Maxwell Blade is an illusionist and comedian based in downtown Hot Springs (Garland County) is a well-known attraction. He began holding Maxwell Blade’s Festival of Magic in 2013 and undertook the restoration of the city’s historic Malco Theatre.
Maxwell Blade was born on January 24, 1962, in Fort Smith (Sebastian County). As a child in the 1970s, he became interested in magic after watching magician and comedian Mark Wilson’s Funny Face Magic Show and Magic Circus on television. He began learning and practicing simple magic tricks as a hobby, in addition to teaching himself to play drums and piano. When he was eight years old, he began playing music at a local church. He graduated from Greenwood High School in Greenwood (Sebastian County) in 1980. When he was twenty-one, he auditioned for a rock band called Exit Five, who later changed its name to Shark Avenue. The group recorded an album and toured for several years.
Blade began a career as a full-time magician in 1991. Drawing inspiration from Mark Wilson, Harry Houdini, Elton John, and David Copperfield, he performed in clubs in northwestern Arkansas and as an opening act for local bands under the direction of his manager at the time, Dick Renko. On August 4, 1994, Blade’s first large-scale production debuted at the King Opera House in Van Buren (Crawford County). That show was dedicated to his mother; she died from Lou Gehrig’s disease on August 11. The King Opera House show was followed by a two-year tour.
Per an interview with the Arkansas Department of Parks and Tourism, Blade and his family visited Hot Springs in 1995. On August 28, 1996, his show moved into the historic Malco Theatre at 817 Central Avenue. He began performing there in the Maxwell Blade Theatre of Magic with his wife, Cathy, and their two daughters, Courtney and Alexis, who were two years old at the time. In 2003, his youngest daughter, Gabrielle Blade, was born, and she later joined the show. The Blade family continued performing at the Malco until 2008, when they moved into smaller venue on 121 Central Avenue.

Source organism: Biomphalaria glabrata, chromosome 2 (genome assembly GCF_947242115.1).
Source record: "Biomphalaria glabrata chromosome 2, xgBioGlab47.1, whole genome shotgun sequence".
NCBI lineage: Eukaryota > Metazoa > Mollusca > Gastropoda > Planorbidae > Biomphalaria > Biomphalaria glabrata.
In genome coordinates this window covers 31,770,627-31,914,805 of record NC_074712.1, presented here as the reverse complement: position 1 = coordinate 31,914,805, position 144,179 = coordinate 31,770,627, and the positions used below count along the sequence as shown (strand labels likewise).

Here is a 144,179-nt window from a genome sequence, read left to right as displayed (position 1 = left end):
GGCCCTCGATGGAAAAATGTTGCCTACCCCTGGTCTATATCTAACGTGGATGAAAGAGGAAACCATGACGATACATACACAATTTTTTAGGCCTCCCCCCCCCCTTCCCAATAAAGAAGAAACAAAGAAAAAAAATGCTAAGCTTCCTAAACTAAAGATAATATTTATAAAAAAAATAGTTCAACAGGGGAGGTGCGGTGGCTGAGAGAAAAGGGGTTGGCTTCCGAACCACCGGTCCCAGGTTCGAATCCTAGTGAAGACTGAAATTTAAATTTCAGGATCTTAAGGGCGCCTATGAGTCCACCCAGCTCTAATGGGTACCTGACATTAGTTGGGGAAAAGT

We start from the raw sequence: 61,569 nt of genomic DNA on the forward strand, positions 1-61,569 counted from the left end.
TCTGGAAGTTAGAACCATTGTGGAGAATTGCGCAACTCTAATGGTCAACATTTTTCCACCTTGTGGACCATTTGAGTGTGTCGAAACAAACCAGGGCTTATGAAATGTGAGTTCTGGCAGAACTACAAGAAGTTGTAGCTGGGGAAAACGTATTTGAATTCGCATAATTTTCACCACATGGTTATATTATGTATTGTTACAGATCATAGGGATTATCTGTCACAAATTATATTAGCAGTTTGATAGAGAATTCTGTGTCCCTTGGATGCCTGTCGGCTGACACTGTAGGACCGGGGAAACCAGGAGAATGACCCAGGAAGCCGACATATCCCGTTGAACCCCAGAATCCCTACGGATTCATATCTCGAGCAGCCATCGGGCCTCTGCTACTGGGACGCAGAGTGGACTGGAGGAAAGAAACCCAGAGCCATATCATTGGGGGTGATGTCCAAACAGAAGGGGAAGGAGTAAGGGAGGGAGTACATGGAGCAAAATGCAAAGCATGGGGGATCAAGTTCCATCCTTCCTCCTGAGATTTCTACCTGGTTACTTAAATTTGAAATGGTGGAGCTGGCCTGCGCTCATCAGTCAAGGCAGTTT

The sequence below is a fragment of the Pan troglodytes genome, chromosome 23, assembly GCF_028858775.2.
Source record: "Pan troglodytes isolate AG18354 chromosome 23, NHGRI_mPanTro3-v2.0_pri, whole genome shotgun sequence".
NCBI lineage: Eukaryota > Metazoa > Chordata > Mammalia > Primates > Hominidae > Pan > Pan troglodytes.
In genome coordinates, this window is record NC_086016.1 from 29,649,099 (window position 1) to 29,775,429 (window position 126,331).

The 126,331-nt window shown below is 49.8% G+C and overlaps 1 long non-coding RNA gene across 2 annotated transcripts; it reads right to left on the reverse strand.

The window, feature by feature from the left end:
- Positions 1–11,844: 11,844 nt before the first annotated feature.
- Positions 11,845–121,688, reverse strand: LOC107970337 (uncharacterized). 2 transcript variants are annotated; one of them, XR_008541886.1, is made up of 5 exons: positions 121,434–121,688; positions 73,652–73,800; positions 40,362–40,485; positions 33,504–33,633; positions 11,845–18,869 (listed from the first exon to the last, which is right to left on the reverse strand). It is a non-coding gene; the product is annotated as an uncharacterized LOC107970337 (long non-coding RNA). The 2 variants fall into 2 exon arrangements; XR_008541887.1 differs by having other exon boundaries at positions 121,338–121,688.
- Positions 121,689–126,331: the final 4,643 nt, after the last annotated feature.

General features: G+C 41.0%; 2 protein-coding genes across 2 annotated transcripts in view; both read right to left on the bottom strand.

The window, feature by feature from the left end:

In the fall of 2013, Blade began the annual Maxwell Blade Festival of Magic with the help of other well-known magicians: Jay Scott Berry, Derrick Rose of Little Rock (Pulaski County), Jeff McBride, and Michael Ammar. The first festival consisted of events in a dozen venues in Hot Springs. In 2015, Blade purchased the property adjoining his Victorian-style theater and converted the space into the Maxwell Blade Museum of Curiosities to house his large collection of magic-related artifacts and medical curiosities. Local antiques dealer Davis Tillman also puts artifacts on display there. Among the many items on display is a model ship built by prisoners of war during the Napoleonic Wars; the ship’s rigging is said to be made completely out of human hair. Other pieces include a mummified cat named Felix, medical tools, a child-sized coffin, an electric chair, wooden dolls, Houdini handcuffs and promotional posters, circus photographs, and a re-creation of a mortuary drive-through viewing window. (The building housed the Ledwidge Mortuary from around 1900 to 1935, and the mortuary had a window so people could pay their respects to the recently deceased.)
In September 2016, Hot Springs’ Sentinel-Record reported that Blade was “going home” to the Malco Theatre at the end of his twentieth season. Blade invested in restoring and renovating the aging theater to suit his needs. He held the grand re-opening of the theater on December 8, 2017, and it is now home to the Maxwell Blade Theatre of Magic & Comedy.
For additional information:
Hot Springs Magician Has Museum of Oddities.” Sentinel-Record, March 23, 2015.
Maxwell Blade. http://www.maxwellblade.com/ (accessed March 3, 2017).
Wells, Lindsey. “Maxwell Blade ‘Going Home’ to Historic Malco Theatre.” Sentinel-Record, September 21, 2016, p. 1A.
Cody Lynn Berry
University of Arkansas at Little Rock